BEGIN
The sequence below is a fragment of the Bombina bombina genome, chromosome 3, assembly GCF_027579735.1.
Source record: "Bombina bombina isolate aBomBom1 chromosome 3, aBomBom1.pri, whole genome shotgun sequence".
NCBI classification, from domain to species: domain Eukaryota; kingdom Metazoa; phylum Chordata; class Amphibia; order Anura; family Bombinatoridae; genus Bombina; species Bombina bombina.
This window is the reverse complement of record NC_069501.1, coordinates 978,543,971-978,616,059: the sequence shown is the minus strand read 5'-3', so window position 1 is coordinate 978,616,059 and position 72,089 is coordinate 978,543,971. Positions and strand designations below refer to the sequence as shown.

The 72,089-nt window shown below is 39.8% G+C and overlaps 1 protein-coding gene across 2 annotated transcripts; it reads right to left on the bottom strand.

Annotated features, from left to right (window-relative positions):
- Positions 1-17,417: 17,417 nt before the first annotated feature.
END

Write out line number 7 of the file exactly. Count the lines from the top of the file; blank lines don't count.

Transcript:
- Positions 1-17,417: 17,417 nt before the first annotated feature.